Posted by Boniface Okoro, Umuahia | 12 December 2012 | 4,515 times
There was a mild drama at an Umuahia High Court yesterday when a bewildered Barrister Ugoji Eke laboured frantically to convince Justice A. U. Kalu that he was not aware that his clients had applied for a transfer of the case before the judge.
Eke, the third lawyer to appear for Messrs Anayo Okoli, Obinna Ibe and George Opara, three journalists who brought a case against the leadership of the Correspondents Chapel and the Abia Council of Nigeria Union of Journalists (NUJ), denied knowing that his clients wrote to the judge asking for a transfer of the case to another court.
When Justice Kalu brought the development to his notice, Eke said he was not aware, adding that his principal, Barrister I. U. Mba, whose brief he was holding, was not also aware.
Justice Kalu had informed the court that he received a letter from the claimants who are contesting the outcome of the May 2, 2012 Correspondents Chapel election, requesting him to transfer Suit Number HU/97/2012 to another court.
The judge took time off to educate the litigants, who had written directly to him, that such applications are channelled to the Registrar of the High Court who, in turn, would call his attention to it.
“I know that those who wrote the letter did it in ignorance. I will adjourn this case sine die and pass the letter to the Chief Judge for appropriate action,” Justice Kalu ruled.
The matter was originally assigned to Court 3 being presided over by Justice Lilian Abai. However, counsel to the Defendants, Chief ACB Agbazuere, had cause to apply for transfer of the matter from her court when she insisted that she would consolidate a motion for preliminary objection filed by the Defendants and another motion for joinder brought by one Emmanuel Acha of the News Agency of Nigeria. Agbazuere maintained that the issue of preliminary objection should be determined before the case proceeds further and had to apply for the transfer of the case.
The case was then reassigned to Justice Kalu, who said yesterday that when the matter was transferred to his court, he set the machinery for speedy dispensation of the case in motion.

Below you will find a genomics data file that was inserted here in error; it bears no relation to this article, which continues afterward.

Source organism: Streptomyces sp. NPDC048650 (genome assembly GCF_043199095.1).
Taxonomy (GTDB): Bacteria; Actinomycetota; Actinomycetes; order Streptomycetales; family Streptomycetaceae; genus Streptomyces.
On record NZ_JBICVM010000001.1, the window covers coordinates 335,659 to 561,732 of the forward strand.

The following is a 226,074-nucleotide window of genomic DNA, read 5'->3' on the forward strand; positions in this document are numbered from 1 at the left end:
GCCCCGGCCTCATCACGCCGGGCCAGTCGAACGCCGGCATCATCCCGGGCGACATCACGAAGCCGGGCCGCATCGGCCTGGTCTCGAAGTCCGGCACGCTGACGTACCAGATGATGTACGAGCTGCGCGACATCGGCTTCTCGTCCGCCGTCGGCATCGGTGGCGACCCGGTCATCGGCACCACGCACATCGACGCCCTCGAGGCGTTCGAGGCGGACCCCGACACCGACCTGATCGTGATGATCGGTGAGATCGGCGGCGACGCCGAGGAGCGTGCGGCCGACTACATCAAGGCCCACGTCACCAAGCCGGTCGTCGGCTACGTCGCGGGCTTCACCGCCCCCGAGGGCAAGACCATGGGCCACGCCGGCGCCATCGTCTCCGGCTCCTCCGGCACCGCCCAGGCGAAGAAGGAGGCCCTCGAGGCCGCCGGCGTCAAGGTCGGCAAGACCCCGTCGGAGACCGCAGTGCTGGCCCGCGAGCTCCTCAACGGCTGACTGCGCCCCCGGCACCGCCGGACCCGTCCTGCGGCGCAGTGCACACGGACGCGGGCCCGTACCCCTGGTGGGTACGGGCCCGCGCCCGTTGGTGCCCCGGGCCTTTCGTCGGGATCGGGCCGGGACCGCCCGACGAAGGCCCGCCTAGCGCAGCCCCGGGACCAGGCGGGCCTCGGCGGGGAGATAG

The claimants went and obtained the date for hearing of the case in the new court without communicating the defendants, only for their lawyer to apologise in court that they had actually come to court that day to take a date and then communicate same to the defendants.
Even at that, the counsel to the claimants could not proceed with the matter that day because he claimed he was just appearing for them and was not yet properly briefed by their counsel who reassigned the case to him.
Justice Kalu made it clear that he would not entertain anything that would delay the matter and warned against applications for interlocutory injunctions.
In fact, Justice Kalu had set aside yesterday’s hearing for giving of evidence by the claimants’ witnesses while the defendants would have had their turn next week Tuesday, December 18. According to the schedule laid out by the judge, the counsel would have adopted their addresses in January while judgement was to be delivered on February 13.
He explained that he took the step to hasten the trial of the case because he saw journalists as “very busy people who do not need to waste their precious time in court.”
He said with the latest development, it seems that the claimants want the matter to linger in court.
•Photo: Defence counsel, Chief ACB Agbazuere.
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